Themes for this Week’s Masses
Monday: (Acts 14) As Gentiles and Jews in Iconium were about to attack Paul and Barnabas, they fled to Lystra where Paul healed a lame man.
Tuesday: (Acts 14) The crowds began to put their faith in Paul and Barnabas as gods, but the men protested and told the story of the Christ event. Opposition to Paul increased shortly afterwards and he was stoned. They left for Derbe to strengthen the disciples in those cities and encouraged them during their times of hardship.
Wednesday: (Acts 15) Some of Paul’s Jewish opposition raised the question of circumcision and adherence to the Mosaic laws. Along the way to Jerusalem to seek the advice of the Apostles, they told everyone of the conversion of the Gentiles.
Thursday: (Acts 15) After much debate, Peter and James decided that no further restrictions were to be made on the Gentiles.
Friday (Acts 15) The Apostles and presbyters chose representatives and sent them to Paul and Barnabas with word that the Gentiles were indeed welcomed into the faith with no extra hardships placed upon them. The people were delighted with the good news.
Saturday (Acts 13) In Derbe and Lystra, Paul heard of a man named Timothy who was well regarded by the believers. Paul had him circumcised and they travelled to Macedonia to proclaim the good news.
Monday: (John 14) In the Farewell Discourse, Jesus reassures his disciples that he will remain with them if they keep his commandments to love one another.
Tuesday: (John 14) To punctuate his message of consolation, he tells them he will send an advocate to teach and remind them of all he told them.
Wednesday (John 15) Jesus leaves them with his lasting peace that will help them endure many difficult times. This peace will allow us people to remain close to him – organically as he is the vine and we are the branches.
Thursday (John 15) Remaining close to Jesus will allow us to share complete joy with one another.
Friday (John 15) Jesus once again proves his love to his friends by saying that the true friend, the Good Shepherd, will lay down his life for his friends.
Saturday (John 14) However, even with the love of Jesus, his followers will experience hatred in this world, but as his friends and as God’s elect, their harm can never really harm the souls of a believer.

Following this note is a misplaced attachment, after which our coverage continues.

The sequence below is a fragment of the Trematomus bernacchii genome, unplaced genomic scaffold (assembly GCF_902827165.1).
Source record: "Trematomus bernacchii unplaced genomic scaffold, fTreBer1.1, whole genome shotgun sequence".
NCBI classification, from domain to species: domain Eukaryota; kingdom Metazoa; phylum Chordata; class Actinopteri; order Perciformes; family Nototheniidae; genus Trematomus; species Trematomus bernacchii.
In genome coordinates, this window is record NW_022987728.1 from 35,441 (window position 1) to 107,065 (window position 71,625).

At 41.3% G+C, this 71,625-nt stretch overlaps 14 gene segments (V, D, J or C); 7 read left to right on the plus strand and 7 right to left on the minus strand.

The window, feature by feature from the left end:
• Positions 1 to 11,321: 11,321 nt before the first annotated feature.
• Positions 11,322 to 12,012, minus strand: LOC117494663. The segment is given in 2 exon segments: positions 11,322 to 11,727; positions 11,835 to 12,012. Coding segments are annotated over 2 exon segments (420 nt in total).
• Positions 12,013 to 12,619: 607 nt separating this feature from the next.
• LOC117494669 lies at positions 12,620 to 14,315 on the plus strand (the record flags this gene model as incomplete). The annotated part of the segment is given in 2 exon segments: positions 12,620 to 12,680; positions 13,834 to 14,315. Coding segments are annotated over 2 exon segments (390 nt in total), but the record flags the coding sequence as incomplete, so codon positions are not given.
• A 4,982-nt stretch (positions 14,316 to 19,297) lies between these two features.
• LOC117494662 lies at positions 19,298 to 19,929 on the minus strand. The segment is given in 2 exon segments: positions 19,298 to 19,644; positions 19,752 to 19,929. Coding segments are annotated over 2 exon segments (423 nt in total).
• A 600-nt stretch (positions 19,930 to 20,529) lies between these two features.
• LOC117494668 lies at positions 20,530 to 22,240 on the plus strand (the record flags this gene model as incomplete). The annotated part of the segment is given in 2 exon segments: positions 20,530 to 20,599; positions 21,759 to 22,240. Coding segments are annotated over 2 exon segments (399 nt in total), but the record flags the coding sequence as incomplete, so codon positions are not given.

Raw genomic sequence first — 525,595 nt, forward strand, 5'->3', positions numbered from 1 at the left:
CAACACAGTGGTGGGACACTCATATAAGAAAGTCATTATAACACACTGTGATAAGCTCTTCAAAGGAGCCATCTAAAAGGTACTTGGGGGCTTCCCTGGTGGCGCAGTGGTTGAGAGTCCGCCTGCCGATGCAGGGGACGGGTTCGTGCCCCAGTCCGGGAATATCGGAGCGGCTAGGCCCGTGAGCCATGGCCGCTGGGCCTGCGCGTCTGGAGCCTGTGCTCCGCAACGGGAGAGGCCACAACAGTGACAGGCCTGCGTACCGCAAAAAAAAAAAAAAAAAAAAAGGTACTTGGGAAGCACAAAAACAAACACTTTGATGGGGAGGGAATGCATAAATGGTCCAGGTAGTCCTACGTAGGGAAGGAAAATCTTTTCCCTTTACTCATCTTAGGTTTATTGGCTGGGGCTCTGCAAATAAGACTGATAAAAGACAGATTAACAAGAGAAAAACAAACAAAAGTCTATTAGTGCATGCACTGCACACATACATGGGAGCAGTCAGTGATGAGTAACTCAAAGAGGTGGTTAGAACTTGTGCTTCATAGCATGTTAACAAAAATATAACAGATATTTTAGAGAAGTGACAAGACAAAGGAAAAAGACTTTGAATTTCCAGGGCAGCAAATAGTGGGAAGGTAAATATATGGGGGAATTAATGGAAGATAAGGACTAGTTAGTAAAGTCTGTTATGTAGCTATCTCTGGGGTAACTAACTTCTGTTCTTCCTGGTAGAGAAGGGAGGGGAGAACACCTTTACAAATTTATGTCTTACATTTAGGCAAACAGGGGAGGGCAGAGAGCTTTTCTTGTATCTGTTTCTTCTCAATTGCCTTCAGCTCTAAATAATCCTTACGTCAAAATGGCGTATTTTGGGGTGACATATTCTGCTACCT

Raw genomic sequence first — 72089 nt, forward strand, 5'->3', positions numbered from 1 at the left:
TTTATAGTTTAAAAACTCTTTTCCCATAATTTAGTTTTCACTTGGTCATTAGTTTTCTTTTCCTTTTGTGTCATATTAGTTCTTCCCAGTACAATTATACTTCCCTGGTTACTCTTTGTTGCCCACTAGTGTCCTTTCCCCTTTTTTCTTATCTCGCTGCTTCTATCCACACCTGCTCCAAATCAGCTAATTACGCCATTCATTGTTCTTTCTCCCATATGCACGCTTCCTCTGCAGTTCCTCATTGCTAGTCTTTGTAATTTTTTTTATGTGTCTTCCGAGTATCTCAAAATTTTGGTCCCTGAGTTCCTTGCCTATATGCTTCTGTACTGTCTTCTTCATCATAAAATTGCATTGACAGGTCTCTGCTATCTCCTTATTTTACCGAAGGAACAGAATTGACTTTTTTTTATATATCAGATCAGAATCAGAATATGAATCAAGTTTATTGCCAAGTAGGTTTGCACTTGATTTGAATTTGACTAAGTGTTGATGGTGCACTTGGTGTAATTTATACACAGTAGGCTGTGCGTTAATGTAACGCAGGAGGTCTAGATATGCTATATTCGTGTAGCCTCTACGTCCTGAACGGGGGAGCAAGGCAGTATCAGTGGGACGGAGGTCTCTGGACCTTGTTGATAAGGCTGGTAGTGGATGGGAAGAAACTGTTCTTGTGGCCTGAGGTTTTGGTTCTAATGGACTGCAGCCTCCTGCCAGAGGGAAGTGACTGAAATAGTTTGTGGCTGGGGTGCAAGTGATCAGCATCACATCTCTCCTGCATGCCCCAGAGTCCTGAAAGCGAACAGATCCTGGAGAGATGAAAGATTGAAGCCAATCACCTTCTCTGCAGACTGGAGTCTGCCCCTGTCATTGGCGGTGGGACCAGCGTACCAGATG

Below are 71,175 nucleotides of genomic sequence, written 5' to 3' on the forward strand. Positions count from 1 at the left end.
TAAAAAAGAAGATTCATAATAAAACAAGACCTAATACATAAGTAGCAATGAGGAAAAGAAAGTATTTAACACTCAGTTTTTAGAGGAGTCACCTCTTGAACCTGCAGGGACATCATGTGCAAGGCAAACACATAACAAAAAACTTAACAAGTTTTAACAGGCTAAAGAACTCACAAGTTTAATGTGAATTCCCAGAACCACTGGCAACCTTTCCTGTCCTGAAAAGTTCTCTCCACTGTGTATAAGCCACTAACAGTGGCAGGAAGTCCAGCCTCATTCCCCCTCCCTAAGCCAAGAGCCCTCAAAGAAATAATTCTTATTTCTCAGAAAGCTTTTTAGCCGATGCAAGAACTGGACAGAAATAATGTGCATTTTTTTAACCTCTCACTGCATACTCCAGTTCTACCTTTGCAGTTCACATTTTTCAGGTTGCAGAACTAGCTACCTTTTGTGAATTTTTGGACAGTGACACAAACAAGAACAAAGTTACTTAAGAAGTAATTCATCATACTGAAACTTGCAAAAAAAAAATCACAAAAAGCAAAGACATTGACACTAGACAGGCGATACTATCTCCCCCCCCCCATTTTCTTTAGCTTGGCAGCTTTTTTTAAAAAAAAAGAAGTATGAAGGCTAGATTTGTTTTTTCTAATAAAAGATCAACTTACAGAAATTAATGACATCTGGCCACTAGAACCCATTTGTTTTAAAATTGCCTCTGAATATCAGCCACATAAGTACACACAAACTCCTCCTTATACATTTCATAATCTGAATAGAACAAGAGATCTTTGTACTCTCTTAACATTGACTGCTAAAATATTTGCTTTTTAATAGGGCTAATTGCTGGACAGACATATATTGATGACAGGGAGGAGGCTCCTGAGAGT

Saints of the Week
May 3: Philip and James, Apostles (first century), were present to Jesus throughout his entire ministry. Philip was named as being explicitly called. James is called the Lesser to distinguish him from James of Zebedee. Little is known of these founders of our faith.
May 4: Joseph Mary Rubio, S.J., priest (1864-1929), is a Jesuit known as the Apostle of Madrid. He worked with the poor bringing them the Spiritual Exercises and spiritual direction and he established local trade schools.
This Week in Jesuit History
· May 3, 1945. American troops take over Innsbruck, Austria. Theology studies at the Canisianum resume a few months later.
· May 4, 1902. The death of Charles Sommervogel, historian of the Society and editor of the bibliography of all publications of the Jesuits from the beginnings of the Society onward.
· May 5, 1782. At Coimbra, Sebastian Carvahlo, Marquis de Pombal, a cruel persecutor of the Society in Portugal, died in disgrace and exile. His body remained unburied fifty years, till Father Philip Delvaux performed the last rites in 1832.
· May 6, 1816. Letter of John Adams to Thomas Jefferson mentioning the Jesuits. "If any congregation of men could merit eternal perdition on earth and in hell, it is the company of Loyola."
· May 7, 1547. Letter of St. Ignatius to the scholastics at Coimbra on Religious Perfection.
· May 8, 1853. The death of Jan Roothan, the 21st general of the Society, who promoted the central role of the Spiritual Exercises in the work of the Society after the restoration.
· May 9, 1758. The 19th General Congregation opened, the last of the Old Society. It elected Lorenzo Ricci as general.